Are you worried that heating the cured epoxy might release hazardous vapors? I don't really know for sure, but I've done it many times and I'm still alive and have all my reasoning faculties as far as I can tell! I imagine the small amounts of material we use and the fact that we only do this stuff occasionally rather than regularly means we're not going to absorb toxic levels of chemicals, as long as you use common sense. Of course it's best if you're baking polymer clay in a dedicated oven and not the one your meals get cooked in.
Epoxy does soften at high temperatures, and then hardens again when cool, so there is a possibility that if you put very thin Sculpey over epoxy putty it might distort. But as the Sculpey is going in the other direction, i.e. hardening, and as this process is only for 10 minutes or so, it should be fine.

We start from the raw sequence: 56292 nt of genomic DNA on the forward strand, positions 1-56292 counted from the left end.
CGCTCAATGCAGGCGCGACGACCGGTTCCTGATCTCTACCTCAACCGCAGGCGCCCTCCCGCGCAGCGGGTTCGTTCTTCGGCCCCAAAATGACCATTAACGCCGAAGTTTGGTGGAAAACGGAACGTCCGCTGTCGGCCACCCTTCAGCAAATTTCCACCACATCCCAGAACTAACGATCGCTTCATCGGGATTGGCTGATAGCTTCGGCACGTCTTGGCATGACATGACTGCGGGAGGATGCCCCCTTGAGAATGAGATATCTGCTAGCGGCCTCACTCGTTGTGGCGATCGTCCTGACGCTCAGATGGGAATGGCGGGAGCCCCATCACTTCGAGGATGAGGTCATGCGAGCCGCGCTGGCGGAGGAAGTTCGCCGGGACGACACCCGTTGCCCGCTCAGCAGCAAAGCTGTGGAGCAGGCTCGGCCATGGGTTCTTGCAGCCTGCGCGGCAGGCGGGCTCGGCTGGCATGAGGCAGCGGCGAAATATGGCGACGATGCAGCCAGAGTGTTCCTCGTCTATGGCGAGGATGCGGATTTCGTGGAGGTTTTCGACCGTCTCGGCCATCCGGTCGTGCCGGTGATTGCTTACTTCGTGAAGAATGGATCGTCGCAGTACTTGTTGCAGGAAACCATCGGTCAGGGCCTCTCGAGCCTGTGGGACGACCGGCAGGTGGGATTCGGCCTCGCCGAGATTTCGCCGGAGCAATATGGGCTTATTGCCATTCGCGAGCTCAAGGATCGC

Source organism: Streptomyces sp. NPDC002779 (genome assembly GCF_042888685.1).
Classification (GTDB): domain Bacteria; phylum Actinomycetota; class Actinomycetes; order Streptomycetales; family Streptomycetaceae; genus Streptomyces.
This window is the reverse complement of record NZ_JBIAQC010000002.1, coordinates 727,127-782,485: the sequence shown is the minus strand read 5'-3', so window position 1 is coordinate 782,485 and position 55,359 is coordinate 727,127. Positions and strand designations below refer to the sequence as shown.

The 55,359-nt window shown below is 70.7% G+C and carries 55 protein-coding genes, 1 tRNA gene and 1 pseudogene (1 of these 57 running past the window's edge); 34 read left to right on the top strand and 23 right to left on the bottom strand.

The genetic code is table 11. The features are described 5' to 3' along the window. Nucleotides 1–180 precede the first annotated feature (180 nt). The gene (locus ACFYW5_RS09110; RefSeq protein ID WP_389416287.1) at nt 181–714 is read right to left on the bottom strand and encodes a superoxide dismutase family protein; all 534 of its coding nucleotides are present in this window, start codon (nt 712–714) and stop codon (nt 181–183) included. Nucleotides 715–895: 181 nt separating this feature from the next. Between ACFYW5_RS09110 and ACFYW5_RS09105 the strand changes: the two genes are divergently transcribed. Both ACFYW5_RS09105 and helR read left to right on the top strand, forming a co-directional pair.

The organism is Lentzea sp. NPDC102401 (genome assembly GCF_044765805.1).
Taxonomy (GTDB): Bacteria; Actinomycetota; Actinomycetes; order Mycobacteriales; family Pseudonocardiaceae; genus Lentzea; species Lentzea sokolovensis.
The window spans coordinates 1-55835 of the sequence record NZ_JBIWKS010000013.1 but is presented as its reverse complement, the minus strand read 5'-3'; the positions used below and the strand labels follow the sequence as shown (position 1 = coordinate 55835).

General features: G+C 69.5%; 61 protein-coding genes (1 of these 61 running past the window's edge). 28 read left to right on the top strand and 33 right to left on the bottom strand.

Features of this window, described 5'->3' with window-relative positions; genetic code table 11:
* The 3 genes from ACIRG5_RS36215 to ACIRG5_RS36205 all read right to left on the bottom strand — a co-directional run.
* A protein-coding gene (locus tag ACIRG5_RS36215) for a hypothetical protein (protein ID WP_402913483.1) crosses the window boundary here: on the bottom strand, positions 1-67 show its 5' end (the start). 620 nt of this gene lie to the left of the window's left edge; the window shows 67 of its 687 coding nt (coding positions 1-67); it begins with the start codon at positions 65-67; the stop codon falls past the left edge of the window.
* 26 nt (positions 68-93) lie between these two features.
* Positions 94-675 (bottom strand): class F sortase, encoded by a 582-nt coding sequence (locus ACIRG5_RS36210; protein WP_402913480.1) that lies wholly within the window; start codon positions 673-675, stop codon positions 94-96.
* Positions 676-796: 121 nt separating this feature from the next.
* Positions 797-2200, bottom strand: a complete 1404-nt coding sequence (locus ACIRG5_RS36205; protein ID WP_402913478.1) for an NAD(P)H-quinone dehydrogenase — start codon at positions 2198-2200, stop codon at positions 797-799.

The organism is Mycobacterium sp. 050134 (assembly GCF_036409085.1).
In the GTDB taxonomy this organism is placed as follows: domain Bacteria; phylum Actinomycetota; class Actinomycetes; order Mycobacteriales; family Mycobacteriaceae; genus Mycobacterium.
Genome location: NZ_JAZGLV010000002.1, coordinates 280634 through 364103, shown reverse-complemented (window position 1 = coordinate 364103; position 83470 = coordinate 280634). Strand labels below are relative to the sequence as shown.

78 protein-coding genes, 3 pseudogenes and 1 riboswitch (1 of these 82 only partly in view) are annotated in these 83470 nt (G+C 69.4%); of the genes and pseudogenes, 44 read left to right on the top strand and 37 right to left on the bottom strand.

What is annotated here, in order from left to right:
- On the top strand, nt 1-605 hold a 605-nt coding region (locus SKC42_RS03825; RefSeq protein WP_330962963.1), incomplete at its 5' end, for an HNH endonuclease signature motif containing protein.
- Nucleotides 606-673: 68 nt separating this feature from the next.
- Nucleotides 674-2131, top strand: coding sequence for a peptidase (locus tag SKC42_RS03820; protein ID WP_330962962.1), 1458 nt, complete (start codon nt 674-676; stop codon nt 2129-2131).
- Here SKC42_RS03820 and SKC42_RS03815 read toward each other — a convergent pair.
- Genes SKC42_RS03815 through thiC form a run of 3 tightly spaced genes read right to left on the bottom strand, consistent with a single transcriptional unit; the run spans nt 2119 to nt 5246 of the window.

When I need to soften epoxy, as I was doing yesterday to release an aluminium tube, it took about 15 minutes of heating up the tube with a hot air gun to soften the epoxy.
I don't think hardened epoxy releases vapours significantly. The process is that the molecules of the resin and hardener link together to create the final polymer. Once they have done that and hardened they are effectively no longer toxic. The only problem occurs when there is more of one than the other. Epoxy also has an interesting characteristic, in that it continues to harden throughout its life. It is possible to post-cure epoxy by raising the temperature to around 45 deg C for about 8 hours or so, and this can increase its strength. So increasing the temperature to 130 deg C for ten minutes should actually make the epoxy putty a bit stronger.
I think that's proof of the pudding, then!